How is it impeding our journey of creating a separate identity for ourselves, regardless of our gender?
Starting from weddings to everyday kitty party gossip, the jewelry talk is on among women, whereas men take pride in boasting about their income, expensive cars, and lavish sunglasses. High-maintenance pets, doll-houses, make-up kits, sportswear, sneakers, and stationery are no longer a luxury for kids.
But do they really derive happiness through this vicious display of materialism? Had it been the case, wouldn’t the man with that Mercedes-Benz or the woman with that heavy diamond necklace or the kid with that latest pair of Nikes be the happiest of us?
There have been numerous instances during the past few months in my life which have made me come to these questions.
Just a few days ago, I stumbled upon the road and tore my pair of casual sandals. In such a situation, a person belonging to an upper or upper-middle income background would have gone to the mall to buy a new pair. Struggling to manage my finances as a new professional, I thought of saving my pennies and going to the cobbler instead.
I walked to a superstore in my checkered shirt, old pair of jeans, and repaired pair of sandals to buy a drink after work. The guard on duty thought I was a salesperson from some reputed company and was continuously checking my bag before letting me in.
It seemed like she thought I had a hidden agenda behind coming to the store. The case would have been completely different had I got down from an expensive car wearing fancy shoes and lavish clothes.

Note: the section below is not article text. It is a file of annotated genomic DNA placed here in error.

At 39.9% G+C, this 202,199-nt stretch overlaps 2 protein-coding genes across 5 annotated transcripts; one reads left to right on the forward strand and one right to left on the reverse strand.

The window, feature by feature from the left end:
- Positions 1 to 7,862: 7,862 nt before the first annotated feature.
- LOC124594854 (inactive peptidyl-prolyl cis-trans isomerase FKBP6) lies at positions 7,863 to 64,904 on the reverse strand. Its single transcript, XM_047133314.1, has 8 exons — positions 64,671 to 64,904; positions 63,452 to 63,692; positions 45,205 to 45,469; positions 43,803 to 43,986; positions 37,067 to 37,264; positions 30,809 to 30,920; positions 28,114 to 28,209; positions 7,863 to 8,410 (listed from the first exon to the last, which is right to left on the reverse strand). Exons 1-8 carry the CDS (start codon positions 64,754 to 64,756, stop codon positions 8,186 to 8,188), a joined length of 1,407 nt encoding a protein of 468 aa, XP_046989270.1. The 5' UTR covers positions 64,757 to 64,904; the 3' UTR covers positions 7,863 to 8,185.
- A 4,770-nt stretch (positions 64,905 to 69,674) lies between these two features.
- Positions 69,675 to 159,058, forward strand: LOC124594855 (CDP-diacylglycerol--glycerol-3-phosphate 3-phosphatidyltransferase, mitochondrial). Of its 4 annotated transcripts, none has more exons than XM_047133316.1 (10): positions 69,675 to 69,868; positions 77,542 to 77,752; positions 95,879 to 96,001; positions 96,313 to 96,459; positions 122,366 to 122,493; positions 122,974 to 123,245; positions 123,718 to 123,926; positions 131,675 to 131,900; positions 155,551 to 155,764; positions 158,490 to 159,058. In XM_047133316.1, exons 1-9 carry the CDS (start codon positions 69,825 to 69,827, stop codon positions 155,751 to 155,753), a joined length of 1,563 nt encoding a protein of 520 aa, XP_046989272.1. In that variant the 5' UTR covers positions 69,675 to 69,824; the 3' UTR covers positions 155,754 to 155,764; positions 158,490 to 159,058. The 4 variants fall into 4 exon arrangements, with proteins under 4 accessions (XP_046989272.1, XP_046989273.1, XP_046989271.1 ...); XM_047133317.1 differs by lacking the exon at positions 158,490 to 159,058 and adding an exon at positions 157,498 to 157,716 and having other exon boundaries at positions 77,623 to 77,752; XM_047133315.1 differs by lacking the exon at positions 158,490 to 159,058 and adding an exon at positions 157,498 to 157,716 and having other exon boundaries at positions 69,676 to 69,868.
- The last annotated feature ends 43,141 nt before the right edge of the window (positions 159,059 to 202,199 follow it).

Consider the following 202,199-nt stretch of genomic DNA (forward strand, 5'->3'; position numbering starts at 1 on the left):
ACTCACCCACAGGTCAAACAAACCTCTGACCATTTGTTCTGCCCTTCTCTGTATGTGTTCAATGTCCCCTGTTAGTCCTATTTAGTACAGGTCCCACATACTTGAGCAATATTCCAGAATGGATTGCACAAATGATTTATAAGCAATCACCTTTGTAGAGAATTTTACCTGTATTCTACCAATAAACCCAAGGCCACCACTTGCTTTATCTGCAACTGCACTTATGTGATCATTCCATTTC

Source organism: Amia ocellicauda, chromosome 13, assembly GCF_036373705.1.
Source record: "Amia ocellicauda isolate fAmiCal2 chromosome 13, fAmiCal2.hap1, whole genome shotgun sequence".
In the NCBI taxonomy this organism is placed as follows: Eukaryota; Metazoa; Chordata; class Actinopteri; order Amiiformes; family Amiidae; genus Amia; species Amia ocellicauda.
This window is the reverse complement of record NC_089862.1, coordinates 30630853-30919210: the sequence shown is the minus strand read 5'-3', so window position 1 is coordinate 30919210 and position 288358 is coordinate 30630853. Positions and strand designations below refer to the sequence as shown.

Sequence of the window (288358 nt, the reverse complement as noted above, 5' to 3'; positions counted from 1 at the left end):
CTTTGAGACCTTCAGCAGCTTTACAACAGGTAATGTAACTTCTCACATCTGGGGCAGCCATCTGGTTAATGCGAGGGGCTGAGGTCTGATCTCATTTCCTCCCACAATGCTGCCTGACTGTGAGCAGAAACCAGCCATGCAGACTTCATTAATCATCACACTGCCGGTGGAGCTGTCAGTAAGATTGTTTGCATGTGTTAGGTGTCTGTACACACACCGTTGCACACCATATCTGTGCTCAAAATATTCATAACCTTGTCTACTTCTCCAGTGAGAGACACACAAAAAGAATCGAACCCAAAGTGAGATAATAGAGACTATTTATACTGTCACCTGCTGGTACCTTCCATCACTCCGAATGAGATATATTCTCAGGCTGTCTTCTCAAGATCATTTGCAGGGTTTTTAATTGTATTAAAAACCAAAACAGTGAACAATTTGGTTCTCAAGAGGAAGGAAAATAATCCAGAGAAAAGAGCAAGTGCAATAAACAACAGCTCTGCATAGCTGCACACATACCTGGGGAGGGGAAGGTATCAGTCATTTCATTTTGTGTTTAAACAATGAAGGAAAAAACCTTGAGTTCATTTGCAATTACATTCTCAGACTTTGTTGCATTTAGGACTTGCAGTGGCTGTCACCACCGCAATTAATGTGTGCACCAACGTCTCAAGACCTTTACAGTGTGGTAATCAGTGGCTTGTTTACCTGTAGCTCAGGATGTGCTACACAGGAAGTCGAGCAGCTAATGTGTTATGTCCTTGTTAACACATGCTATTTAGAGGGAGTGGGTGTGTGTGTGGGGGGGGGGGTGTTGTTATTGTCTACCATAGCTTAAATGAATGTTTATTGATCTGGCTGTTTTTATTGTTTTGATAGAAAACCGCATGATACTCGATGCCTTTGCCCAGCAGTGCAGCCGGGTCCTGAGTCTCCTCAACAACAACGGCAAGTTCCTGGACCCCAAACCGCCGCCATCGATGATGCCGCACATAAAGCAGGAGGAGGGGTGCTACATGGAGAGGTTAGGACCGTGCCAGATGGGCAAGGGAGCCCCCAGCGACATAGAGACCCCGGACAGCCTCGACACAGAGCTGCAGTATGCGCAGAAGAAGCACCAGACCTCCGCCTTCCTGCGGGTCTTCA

Why did I get judged based on my looks and possessions? Are my materialistic belongings the only yardstick by which to evaluate my identity? What if I was the CEO of Google instead of being an apprentice sub-editor at Dhaka Tribune?
Would I still have been treated this way had I chosen to walk to the superstore wearing my old jeans and repaired pair of sandals?
If our society uses materialism to measure/perceive our identity, why do most of us give materialism the power to govern our individual happiness? The answer is that we live in a world comprised of insecure individuals, insecure in our own skin, our own identities.
Instead of coming out of our comfort zones, we resort to finding happiness through external means, and as a result, are prone to being internally unhappy. As the American author Dale Carnegie said in his book How to Win Friends and Influence People : “It isn’t what you have or who you are or where you are or what you are doing that makes you happy or unhappy. It is what you think about it.”
I would like to conclude by proposing that we, as humans of the 21st century, should never be ashamed of our separate identities. It is only when we embrace and accept ourselves for who we are that we get to love what we have and thereby find happiness.
After all, the happiness that comes from within is more permanent than the happiness that comes from outside.
Maisha Mehzabeen works at the Dhaka Tribune and is a graduate in economics.